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Pandemic Routine and COVID-19

I can’t believe we’re hitting around four months of life with COVID-19 now (at least, in the United States). Masks and public precautions seem commonplace and Zoom just seems part of life now. When the pandemic first hit the US back in March, the Bay Area was one of the first places to issue for a strict shelter in place policy. I remember joking with my friends at the time that life under quarantine would be “my time to shine” as an introvert. I constantly want and need more quiet, alone time to feel settled as a functioning human being.

So the first few weeks (after the initial shock and craziness) was actually a positive experience for me. It gave me needed time to reflect on my thought and emotions, and it helped me parse through how I am experiencing and processing the world. At around the same time, my church and many other faith organizations were scrambling to figure out what a loving, collective Christian response would be. Do we continue activities that demonstrate our love for each other and our worship of God, in recognition that the our physical manifestation on this earth is not the only reality we put our hope in? Or, do we amend our behavior and comply with the public health orders as a demonstration of our commitment to loving our neighbor and prioritizing those who are most vulnerable to the virus in our society? There were justified motivations behind both branches of response.

And that kind of reflection is ongoing. What started out as “my time to shine” may more aptly be changed to “God’s time to shine.” There are several ways of seeing the pandemic in a positive light:

  • We are forced to reflect, to ponder what truly is important in our lives

  • We are forced to confront the disparities and divisions that are made more readily apparent by the crisis

  • We are forced to accept our limitedness

  • We are forced to adapt (and change?)

All of those are opportunities for us to encounter God. In my church, we’ve started with a baseline assumption that adhering to public safety guidelines is one way we demonstrate love to those around us. But in the wake of not being able to gather, in the reality of having conducted “virtual church” for the past couple of months, it begs the question: is there some aspect of in-person Christian worship that is sacred and cannot actually be replicated online? This pandemic gives us a serious reason to reflect on what we do and why we do what we do. It also shows us, point-blank, how limited and fragile our lives are.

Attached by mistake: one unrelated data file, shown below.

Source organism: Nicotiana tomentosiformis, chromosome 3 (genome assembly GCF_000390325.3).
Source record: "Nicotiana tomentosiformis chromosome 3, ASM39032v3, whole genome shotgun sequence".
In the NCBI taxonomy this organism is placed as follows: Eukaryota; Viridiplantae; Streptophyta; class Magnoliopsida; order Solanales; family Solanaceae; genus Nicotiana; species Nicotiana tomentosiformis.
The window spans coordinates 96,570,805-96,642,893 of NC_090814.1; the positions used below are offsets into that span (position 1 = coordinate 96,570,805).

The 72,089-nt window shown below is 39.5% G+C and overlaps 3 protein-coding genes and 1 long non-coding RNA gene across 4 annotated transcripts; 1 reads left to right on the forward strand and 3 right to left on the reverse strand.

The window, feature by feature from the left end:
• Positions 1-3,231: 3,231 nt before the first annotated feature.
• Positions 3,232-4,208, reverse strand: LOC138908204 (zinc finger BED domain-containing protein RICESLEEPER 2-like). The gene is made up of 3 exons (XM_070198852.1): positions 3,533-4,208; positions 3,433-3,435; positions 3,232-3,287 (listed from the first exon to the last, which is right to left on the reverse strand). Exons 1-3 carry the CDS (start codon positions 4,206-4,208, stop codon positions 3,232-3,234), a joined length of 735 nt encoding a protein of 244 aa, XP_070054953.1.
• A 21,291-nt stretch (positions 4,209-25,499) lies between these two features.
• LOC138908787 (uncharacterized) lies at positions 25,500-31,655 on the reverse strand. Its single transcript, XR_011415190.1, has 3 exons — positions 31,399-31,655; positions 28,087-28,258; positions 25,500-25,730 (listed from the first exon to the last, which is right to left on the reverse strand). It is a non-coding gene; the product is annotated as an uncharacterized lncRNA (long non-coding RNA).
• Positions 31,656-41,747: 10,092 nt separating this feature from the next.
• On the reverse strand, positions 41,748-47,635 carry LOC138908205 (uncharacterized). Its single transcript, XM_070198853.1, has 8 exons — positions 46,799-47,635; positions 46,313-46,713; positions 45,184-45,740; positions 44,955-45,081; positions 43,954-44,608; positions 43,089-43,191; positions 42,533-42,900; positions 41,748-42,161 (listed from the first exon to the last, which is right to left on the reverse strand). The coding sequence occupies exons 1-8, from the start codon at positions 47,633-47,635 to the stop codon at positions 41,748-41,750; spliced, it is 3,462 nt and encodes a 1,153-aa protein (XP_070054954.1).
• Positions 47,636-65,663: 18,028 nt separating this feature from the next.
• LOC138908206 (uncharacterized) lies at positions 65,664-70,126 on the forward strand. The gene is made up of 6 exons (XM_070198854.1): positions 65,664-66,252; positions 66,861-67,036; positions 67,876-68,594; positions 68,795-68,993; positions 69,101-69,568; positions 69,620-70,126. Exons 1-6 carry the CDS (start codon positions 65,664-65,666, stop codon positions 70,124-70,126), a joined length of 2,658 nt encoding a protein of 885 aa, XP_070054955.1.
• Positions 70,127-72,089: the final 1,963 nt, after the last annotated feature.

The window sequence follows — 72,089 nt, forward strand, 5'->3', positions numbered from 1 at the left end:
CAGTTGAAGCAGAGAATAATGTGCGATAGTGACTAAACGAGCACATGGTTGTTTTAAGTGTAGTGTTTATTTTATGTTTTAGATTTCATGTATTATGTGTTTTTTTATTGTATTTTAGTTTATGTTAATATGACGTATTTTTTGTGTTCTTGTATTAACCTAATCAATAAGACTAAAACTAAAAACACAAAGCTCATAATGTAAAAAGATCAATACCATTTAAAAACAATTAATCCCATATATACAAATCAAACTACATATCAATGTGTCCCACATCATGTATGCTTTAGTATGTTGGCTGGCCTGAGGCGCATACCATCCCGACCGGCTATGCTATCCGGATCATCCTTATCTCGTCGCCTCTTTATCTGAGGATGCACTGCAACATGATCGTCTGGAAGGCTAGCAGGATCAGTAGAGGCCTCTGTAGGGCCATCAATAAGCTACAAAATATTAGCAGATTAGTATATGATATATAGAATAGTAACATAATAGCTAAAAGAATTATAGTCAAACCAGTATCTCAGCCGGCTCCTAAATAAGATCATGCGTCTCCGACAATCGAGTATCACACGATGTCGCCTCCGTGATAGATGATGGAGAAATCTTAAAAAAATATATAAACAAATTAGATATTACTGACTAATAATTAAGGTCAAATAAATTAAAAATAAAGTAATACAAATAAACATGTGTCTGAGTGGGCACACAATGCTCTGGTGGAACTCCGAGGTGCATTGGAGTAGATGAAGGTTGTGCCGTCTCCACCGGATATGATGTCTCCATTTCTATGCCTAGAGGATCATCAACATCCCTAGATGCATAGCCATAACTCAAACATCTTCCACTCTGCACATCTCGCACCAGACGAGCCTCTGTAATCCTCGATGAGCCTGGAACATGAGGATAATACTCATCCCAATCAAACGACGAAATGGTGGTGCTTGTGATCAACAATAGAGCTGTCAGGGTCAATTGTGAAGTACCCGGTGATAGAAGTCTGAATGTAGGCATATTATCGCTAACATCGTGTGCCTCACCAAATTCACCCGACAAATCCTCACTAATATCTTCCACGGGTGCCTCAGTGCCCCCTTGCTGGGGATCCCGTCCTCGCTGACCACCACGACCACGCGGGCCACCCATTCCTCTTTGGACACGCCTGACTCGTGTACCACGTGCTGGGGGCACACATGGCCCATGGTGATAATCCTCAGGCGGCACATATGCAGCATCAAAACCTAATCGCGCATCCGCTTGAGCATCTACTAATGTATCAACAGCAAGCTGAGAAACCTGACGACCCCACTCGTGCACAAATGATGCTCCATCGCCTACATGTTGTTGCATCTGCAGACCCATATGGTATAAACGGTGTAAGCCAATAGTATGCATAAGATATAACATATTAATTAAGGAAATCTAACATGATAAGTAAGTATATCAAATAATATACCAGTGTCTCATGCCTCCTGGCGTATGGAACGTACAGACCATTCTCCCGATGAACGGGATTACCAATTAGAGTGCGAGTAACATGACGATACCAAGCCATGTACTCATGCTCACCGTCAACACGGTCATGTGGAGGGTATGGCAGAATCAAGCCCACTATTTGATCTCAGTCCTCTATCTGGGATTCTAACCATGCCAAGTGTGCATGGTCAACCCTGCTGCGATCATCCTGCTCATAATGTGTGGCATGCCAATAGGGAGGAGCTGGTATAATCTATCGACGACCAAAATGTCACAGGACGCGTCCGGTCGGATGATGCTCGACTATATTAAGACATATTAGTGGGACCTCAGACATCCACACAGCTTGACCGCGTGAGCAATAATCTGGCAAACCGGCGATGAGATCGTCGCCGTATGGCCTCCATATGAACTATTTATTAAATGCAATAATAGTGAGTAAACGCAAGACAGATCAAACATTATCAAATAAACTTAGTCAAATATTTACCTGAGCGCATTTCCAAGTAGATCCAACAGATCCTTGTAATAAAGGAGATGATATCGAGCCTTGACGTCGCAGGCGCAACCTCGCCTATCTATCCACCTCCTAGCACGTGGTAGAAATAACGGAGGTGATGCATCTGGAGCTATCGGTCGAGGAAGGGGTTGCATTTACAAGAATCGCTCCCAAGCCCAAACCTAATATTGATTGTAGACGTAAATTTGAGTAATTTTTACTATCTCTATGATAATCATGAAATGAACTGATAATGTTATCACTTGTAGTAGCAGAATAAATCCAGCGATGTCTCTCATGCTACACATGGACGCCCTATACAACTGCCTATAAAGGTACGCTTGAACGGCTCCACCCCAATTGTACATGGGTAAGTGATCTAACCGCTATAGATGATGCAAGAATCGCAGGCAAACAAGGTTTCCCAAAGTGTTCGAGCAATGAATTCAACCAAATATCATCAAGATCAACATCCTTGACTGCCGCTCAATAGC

The pandemic has also been heightening divisions in our country. Socioeconomic and racial lines are being deepened, especially when communities of color are being disproportionately affected in terms of risk and hospitalization rates. People within the same communities (or even families) can have completely divergent and even hostile opinions on how to react to rapidly changing circumstances. And of course there’s the political undercurrent that always does more to divide than to unify.

Where does this leave us? On one hand, I think we’ve learned the lesson that we cannot take anything in life for granted. This pandemic has revealed our deep neediness for God, for justice, for some semblance of hope in these trying circumstances. But on the other hand, I really hope that there can be actual adaptation or change throughout this process. Similar to the Black Lives Matter revival, my fear is that when things blow over, people will just “return to normal.” What’s the point of “learning a lesson” if we never change our behavior after the fact? I’m an introvert and I’m liking working from home and sheltering in place. But I’m afraid that I’m already adapting to these circumstances and becoming too comfortable—complacent even—to really challenge myself meaningfully.

Question: what area of your life do you find yourself being most complacent in?

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Published in#reflection

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